On Friday, Kevin Gausman started for the Baltimore Orioles. He continued what has been a largely splendid season, as he limited the Seattle Mariners to one earned run over 6.2 innings. While another obligation prevented me from watching, I did take a gander at Twitter, to see this humorous observation:
The pointlessness of a pitcher’s win-loss record notwithstanding, this inconsistency struck me as odd. I decided to look into it, to see if Gausman’s peripherals were this fickle.
As it turns out, they are. Gausman has started nine games this year, with an overall SIERA of 4.44; if he had enough innings, that would rank 84th out of 93 qualifiers. In other words, he hasn’t pitched that well overall. However, on a start-by-start basis, I saw something interesting: He has never come close to that figure in any one outing.
In four of Gausman’s starts — June 18th against the Tampa Bay Rays, July 20th and June 7th against the Oakland Athletics, and July 6th against the Boston Red Sox — his SIERA was at or below 3.40. That mark would rank 26th in the majors, and would be better than the likes of Adam Wainwright and Julio Teheran. By contrast, in the other five starts — July 13th against the New York Yankees, July 25th (Friday) against the Mariners, June 12th against the Toronto Blue Jays, May 14th against the Detroit Tigers, and June 27th against the Rays — Gausman’s SIERA was at or above 4.97. That mark would rank 91st in the majors, and would be worse than the likes of Travis Wood and Eric Stults.
What has driven these dichotomous results? Primarily, strikeouts. In the four good games, Gausman fanned at least 21.7% of the batters he faced; he didn’t top 11.1% in any of the other five. His K%s and SIERAs have an R^2 of .916, indicating a very strong correlation. While his walk, ground ball, and fly ball rates correlate decently to his SIERA (with R^2s of .308, .279, and .259, respectively), we should attribute most of his SIERA variability to punchouts.
Let’s shift our focus to those, then. We can take them seriously, as Mike Podhorzer’s xK% equation proves their legitimacy. Indeed, the relationship between his xK%s and his SIERAs is actually stronger, with a correlation coefficient of .924. Furthermore, correlating the individual components to his strikeout rates, we see that S/Str% (the percentage of strikes that are swinging) accounts for most of the K% variability, as its R^2 sits at .454.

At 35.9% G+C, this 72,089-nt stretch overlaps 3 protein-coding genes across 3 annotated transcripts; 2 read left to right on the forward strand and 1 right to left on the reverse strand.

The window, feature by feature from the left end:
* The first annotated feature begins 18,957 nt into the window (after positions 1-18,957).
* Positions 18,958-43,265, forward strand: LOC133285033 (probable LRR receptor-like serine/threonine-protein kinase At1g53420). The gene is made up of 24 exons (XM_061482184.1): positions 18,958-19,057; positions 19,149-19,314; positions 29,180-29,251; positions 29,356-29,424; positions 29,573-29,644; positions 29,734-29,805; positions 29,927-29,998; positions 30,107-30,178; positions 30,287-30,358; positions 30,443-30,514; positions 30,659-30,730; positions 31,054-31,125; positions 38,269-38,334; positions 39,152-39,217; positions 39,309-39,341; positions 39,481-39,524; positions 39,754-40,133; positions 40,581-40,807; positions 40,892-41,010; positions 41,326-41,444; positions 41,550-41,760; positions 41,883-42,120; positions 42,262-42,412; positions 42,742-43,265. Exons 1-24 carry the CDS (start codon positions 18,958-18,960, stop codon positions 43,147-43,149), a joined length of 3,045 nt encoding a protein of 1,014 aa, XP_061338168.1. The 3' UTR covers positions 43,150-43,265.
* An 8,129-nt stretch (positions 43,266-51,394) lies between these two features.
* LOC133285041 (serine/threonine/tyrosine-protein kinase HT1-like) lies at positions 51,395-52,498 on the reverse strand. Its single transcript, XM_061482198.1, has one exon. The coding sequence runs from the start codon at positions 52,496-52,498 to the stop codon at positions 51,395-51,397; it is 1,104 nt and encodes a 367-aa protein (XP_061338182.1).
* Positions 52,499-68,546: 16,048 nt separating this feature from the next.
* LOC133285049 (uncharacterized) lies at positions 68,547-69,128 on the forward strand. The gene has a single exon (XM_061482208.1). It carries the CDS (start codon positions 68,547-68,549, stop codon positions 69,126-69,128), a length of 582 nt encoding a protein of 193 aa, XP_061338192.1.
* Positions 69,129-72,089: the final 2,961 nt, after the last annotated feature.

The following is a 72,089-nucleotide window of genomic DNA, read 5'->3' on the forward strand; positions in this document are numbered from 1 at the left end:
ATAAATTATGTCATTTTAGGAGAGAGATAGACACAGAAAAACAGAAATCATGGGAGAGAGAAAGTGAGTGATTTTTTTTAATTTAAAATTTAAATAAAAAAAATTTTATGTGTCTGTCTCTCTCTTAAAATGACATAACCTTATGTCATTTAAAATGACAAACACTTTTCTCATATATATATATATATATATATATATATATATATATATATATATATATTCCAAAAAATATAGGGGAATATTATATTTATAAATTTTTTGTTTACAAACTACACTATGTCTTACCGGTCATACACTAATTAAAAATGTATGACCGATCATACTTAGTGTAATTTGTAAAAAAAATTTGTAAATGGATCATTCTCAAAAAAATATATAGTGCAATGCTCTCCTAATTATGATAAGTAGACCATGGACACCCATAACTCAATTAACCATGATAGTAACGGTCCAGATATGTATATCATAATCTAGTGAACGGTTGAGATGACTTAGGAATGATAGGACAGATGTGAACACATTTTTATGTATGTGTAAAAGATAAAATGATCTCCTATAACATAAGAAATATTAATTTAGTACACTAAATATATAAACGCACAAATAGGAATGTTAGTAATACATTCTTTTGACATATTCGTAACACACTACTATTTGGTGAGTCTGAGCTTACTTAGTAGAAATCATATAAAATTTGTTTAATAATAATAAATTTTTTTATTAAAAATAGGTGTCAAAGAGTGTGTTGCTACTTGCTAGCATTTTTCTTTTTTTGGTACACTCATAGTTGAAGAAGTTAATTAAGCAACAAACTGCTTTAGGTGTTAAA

So, to summarize all of that: Gausman has had four superb games, and five terrible games. He derived most of his success from strikeouts, and he derived most of his strikeouts from whiffs. To determine the cause of the latter, we’ll delve into PITCHf/x data.
For the year as a whole, Gausman has accrued most of his whiffs on two pitches: the splitter, and the four-seamer, which account for 36 and 33, respectively, of his 81 total swings-and-misses. The former excels via its quality (it has a 24.5% swinging-strike rate against); the latter, via its quantity (he throws it 69.2% of the time). Location-wise, he generally has the most success with the splitter when he paints the lower left portion of he plate with it…
…while his four-seamer does well when it goes to the upper middle part of the plate:
If we break this down on a start-by-start basis, a pattern emerges. In the five bad starts, he did one of a few things wrong: He didn’t utilize the splitter enough; he didn’t locate it properly when he did; or, if he did the former two, he didn’t locate the four-seamer properly.
Let’s go through on a start-by-start basis — starting with the poor ones:
- In the Detroit start, he threw only seven splitters (8.1% of his total pitches), and all to the lower right of the plate.
- He made a similar error in the New York game, as he used it a mere five times (6.4%), and put it in the middle-to-upper left of the plate when he did.
- Pitching in Toronto, he implemented it 10 times (9.9%), but only four of those were in the bottom left.
- His second outing in Tampa actually saw him use it even more, at 21.1%; plus, most of those were in the lower left. However, he placed the four-seam fastball in the middle left, for whatever reason.
- The Seattle game was even worse: While he fulfilled the first two conditions handily, he threw the four-seamer seemingly everywhere but up.
Now, let’s look at the splendid ones:
- In his first bout in Tampa, he pounded the lower left with the splitter, and did so often (26.1% of his pitches).
- His second Oakland game was virtually analogous, with a 23.9% splitter rate to accompany a heavy focus on the lower left.
- The first time around the bay had him using it less (15.9%), but eschewing the top and middle, as well as the right and center.
- While in Boston, he threw it less too (14.4%) and drifted toward the middle left when he did; nevertheless, a top-heavy approach with the four-seamer bailed him out.
So the method to Gausman’s madness thus far? Throw the splitter to the lower left, and good things happen; don’t, and bad things happen. It might sound overly simple, but that’s the way it is. If he can just realize this, he could tap into Dr. Jekyll every time out, instead of Mr. Hyde.
All statistics courtesy of Baseball-Reference.